Note that he says if you don't agree with ANY of that. Is there any room for discussion allowed? I read another blog post somewhere (can't remember where exactly at the moment) in which the writer expressed concern that anyone who so much as tried to respectfully disagree with any of Rebecca Watson's views on the "elevatorgate" affair would be lumped in with the trolls and misogynists who make jokes about raping SkepChicks. I think it's really important that atheists be allowed to have differences of opinion without being subjected to name calling and broad-brush accusations of misogyny or what have you. 

Scott, thank you for the background information and references to sites that helps explain what happened. It seems this "elevatorgate" created quite a stir. I like your analysis of what happened and your clarity in defining your position. I agree Dawkins was not inciting "misogyny" and I respectfully differ with you about Dawkins speaking as a "misogynist". A term often heard these days is "green shoots" and that is the gnat at which I bat. As to PZ Myers, he is being himself and as he often does, calls people "assholes". Though I don't enjoy the term, I commend him for standing with SkepChick on the immaturity and irresponsibility of the young man who should have known better; he should have approached her in a more public place where she could have politely said "No" and turned away from him.

I am not saying the young man had evil intent, but that is what mass murderer Ted Bundy http://crime.about.com/od/serial/p/tedbundy.htm, and Kevin Coe http://www.historylink.org/index.cfm?DisplayPage=output.cfm&fil..., both attractive, articulate, popular figures in their communities presented to their victims. 

Any woman who gets into an elevator with a stranger early in the morning, when there is probably little use of elevators at that hour, is entitled to feel uncomfortable and Dawkins should acknowledged that fact. Safety experts, including police officers, train women ways to reduce their vulnerability and SkepChick did the right thing.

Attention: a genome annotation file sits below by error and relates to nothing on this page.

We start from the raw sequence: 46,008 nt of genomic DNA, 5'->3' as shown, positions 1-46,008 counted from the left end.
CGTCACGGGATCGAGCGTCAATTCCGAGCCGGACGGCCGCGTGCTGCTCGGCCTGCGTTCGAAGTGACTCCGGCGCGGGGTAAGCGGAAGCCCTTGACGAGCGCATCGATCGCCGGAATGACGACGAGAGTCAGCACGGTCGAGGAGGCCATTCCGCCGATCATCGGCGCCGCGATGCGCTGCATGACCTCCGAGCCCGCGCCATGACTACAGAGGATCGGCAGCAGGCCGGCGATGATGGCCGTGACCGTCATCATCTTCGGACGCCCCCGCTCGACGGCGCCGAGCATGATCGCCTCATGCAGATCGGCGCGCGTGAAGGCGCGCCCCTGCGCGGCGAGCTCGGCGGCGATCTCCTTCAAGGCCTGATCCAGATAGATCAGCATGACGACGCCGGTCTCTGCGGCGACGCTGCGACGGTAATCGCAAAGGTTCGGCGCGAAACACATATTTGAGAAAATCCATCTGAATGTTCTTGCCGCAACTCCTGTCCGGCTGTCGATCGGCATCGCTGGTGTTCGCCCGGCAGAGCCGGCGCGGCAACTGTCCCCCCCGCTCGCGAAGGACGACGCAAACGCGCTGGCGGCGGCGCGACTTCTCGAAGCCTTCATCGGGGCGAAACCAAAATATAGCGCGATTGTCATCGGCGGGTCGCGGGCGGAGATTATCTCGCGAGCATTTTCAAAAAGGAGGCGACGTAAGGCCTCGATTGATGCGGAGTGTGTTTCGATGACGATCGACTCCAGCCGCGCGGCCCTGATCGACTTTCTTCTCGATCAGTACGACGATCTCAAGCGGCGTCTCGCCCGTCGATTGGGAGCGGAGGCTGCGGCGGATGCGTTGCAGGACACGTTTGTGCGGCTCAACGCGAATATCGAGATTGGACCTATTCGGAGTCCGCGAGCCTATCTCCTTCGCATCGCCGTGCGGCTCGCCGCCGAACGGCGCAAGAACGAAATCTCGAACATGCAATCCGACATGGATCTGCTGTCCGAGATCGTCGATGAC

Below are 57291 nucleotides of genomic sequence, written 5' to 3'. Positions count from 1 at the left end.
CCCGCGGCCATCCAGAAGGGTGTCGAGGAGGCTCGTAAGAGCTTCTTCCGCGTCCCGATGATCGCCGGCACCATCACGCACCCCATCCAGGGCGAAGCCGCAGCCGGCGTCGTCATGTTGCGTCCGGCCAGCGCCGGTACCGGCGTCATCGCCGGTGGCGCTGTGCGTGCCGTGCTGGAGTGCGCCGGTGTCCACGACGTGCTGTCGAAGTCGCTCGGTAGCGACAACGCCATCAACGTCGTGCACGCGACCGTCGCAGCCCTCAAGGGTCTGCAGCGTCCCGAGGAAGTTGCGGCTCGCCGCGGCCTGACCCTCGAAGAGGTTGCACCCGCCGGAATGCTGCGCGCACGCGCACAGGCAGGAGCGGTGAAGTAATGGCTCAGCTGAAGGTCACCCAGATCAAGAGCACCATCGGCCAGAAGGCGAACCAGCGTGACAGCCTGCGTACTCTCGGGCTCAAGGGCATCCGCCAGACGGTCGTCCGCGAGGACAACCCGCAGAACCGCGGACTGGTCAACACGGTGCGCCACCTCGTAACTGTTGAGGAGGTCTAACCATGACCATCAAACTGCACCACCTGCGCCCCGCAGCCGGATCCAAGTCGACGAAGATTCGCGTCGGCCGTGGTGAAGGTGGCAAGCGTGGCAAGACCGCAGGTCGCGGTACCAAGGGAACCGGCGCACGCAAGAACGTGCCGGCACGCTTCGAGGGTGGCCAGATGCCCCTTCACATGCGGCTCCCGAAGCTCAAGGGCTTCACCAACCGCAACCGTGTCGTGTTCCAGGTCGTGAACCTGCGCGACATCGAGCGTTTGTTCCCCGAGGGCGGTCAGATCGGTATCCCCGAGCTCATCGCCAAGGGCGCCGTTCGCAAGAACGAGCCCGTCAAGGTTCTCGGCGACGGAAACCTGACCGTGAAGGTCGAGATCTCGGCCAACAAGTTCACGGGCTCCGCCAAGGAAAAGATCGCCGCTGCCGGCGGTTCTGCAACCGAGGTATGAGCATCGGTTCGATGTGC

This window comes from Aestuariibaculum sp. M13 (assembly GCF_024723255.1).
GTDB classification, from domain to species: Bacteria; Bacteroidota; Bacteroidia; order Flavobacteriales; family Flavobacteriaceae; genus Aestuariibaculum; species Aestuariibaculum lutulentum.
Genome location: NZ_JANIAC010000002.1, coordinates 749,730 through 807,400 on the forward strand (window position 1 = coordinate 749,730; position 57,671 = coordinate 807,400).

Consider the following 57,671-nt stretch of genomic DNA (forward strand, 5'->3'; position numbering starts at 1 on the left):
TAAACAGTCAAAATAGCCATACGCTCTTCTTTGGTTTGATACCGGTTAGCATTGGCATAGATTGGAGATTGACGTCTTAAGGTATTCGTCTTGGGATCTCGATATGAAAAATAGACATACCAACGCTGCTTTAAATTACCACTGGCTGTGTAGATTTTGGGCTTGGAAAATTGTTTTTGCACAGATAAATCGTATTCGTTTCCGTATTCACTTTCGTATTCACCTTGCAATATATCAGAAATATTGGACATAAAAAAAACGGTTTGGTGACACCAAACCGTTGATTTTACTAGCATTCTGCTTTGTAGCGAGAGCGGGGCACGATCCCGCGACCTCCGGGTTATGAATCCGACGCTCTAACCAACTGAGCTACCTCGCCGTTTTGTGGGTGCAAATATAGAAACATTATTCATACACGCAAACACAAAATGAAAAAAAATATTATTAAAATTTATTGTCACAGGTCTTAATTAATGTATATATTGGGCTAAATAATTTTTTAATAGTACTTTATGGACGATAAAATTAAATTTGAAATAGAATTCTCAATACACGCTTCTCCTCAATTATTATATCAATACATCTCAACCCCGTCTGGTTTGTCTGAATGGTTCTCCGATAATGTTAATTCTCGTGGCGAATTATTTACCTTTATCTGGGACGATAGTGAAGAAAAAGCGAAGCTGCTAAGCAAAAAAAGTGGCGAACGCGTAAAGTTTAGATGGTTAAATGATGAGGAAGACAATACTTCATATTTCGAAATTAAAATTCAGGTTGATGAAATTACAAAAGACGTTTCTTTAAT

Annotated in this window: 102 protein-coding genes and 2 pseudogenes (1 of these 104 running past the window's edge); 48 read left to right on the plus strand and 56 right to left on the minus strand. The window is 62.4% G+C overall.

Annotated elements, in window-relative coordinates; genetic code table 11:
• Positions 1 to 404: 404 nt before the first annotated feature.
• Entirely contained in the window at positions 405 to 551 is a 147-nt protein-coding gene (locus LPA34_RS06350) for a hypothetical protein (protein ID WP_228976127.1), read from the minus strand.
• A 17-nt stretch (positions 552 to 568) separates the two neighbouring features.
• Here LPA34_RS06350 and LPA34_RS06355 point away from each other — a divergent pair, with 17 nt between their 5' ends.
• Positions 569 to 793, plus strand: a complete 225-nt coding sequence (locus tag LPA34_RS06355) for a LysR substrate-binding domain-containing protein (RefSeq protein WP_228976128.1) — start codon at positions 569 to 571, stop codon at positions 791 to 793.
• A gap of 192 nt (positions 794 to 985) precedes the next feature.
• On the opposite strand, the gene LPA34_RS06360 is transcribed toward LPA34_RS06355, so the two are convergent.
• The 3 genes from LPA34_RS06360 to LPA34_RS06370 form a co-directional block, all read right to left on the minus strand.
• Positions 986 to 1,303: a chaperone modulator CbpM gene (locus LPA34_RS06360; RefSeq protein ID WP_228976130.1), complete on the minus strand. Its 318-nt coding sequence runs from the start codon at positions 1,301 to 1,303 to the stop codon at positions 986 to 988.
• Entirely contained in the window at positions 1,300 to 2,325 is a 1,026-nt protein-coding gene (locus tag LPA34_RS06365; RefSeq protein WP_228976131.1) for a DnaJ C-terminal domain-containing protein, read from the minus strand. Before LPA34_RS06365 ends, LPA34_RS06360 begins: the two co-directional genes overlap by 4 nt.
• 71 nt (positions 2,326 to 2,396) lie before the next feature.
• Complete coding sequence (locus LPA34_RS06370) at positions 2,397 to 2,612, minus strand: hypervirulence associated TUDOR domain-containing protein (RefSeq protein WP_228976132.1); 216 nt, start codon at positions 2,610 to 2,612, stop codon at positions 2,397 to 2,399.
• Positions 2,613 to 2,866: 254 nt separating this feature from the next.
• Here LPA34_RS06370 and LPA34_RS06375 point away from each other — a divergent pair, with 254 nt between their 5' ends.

I agree with PZ, she should named names publicly. Being sweet is not the way to bring about social change and she has and will take a lot more heat because SkepChick understands that. Have you ever known a change agent who has been timid or acquiescent? 

I value and appreciate your comments and point of view even as we do not agree on all points. 

Thanks so much, Scott, for the Elevator Gate link. It was an education.

I think the most succinct summary was Phil Plait's

Dawkins’ ... attitude is shared by far too many men. It trivializes the justifiable fear women have to live with as well as their point of view ...

Ruth, I agree, and that is why this episode is a teaching moment for Dawkins and even for women. 

I'm not interested in what Dawkins has to say any more, if he insists on behaving so rudely to fellow atheists.

Mary, I understand why you have no interest in Dawkins' opinions any more. Dawkins is known for saying what he thinks, not what will make him popular. I agree with you and Dawkins is just the tip of the iceberg, men get away with trivializing, discounting, putting down, even demonizing women who express legitimate fear. He needs to have his feet put to the fire on this one. I stand with you on that.